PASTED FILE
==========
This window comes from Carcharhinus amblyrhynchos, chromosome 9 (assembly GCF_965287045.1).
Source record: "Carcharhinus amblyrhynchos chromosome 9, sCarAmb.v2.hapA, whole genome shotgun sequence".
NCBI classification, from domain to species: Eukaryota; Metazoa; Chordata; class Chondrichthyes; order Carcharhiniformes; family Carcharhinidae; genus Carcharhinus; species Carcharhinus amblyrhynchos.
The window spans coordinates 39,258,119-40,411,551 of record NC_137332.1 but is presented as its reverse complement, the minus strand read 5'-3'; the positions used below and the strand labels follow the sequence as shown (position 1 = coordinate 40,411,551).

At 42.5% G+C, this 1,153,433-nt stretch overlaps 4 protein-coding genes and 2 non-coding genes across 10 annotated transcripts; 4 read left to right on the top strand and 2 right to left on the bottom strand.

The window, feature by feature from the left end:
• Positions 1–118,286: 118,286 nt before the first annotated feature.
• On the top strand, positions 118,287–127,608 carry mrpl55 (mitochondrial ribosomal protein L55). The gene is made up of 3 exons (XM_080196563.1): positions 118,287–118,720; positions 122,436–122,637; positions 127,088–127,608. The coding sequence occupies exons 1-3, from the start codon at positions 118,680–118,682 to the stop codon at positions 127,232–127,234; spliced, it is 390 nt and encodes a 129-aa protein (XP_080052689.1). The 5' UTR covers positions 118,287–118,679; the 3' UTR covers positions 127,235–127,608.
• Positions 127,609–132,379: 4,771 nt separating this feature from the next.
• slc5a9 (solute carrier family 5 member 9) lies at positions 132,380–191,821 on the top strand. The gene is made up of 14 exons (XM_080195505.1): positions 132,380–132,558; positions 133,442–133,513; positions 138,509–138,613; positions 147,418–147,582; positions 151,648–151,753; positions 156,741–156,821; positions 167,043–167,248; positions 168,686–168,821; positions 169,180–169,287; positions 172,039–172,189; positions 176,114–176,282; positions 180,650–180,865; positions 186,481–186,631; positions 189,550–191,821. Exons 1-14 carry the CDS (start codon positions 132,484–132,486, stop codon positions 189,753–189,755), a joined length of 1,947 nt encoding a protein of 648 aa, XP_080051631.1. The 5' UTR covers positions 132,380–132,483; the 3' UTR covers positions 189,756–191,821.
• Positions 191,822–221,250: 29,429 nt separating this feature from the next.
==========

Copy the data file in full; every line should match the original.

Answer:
This window comes from Carcharhinus amblyrhynchos, chromosome 9 (assembly GCF_965287045.1).
Source record: "Carcharhinus amblyrhynchos chromosome 9, sCarAmb.v2.hapA, whole genome shotgun sequence".
NCBI classification, from domain to species: Eukaryota; Metazoa; Chordata; class Chondrichthyes; order Carcharhiniformes; family Carcharhinidae; genus Carcharhinus; species Carcharhinus amblyrhynchos.
The window spans coordinates 39,258,119-40,411,551 of record NC_137332.1 but is presented as its reverse complement, the minus strand read 5'-3'; the positions used below and the strand labels follow the sequence as shown (position 1 = coordinate 40,411,551).

At 42.5% G+C, this 1,153,433-nt stretch overlaps 4 protein-coding genes and 2 non-coding genes across 10 annotated transcripts; 4 read left to right on the top strand and 2 right to left on the bottom strand.

The window, feature by feature from the left end:
• Positions 1–118,286: 118,286 nt before the first annotated feature.
• On the top strand, positions 118,287–127,608 carry mrpl55 (mitochondrial ribosomal protein L55). The gene is made up of 3 exons (XM_080196563.1): positions 118,287–118,720; positions 122,436–122,637; positions 127,088–127,608. The coding sequence occupies exons 1-3, from the start codon at positions 118,680–118,682 to the stop codon at positions 127,232–127,234; spliced, it is 390 nt and encodes a 129-aa protein (XP_080052689.1). The 5' UTR covers positions 118,287–118,679; the 3' UTR covers positions 127,235–127,608.
• Positions 127,609–132,379: 4,771 nt separating this feature from the next.
• slc5a9 (solute carrier family 5 member 9) lies at positions 132,380–191,821 on the top strand. The gene is made up of 14 exons (XM_080195505.1): positions 132,380–132,558; positions 133,442–133,513; positions 138,509–138,613; positions 147,418–147,582; positions 151,648–151,753; positions 156,741–156,821; positions 167,043–167,248; positions 168,686–168,821; positions 169,180–169,287; positions 172,039–172,189; positions 176,114–176,282; positions 180,650–180,865; positions 186,481–186,631; positions 189,550–191,821. Exons 1-14 carry the CDS (start codon positions 132,484–132,486, stop codon positions 189,753–189,755), a joined length of 1,947 nt encoding a protein of 648 aa, XP_080051631.1. The 5' UTR covers positions 132,380–132,483; the 3' UTR covers positions 189,756–191,821.
• Positions 191,822–221,250: 29,429 nt separating this feature from the next.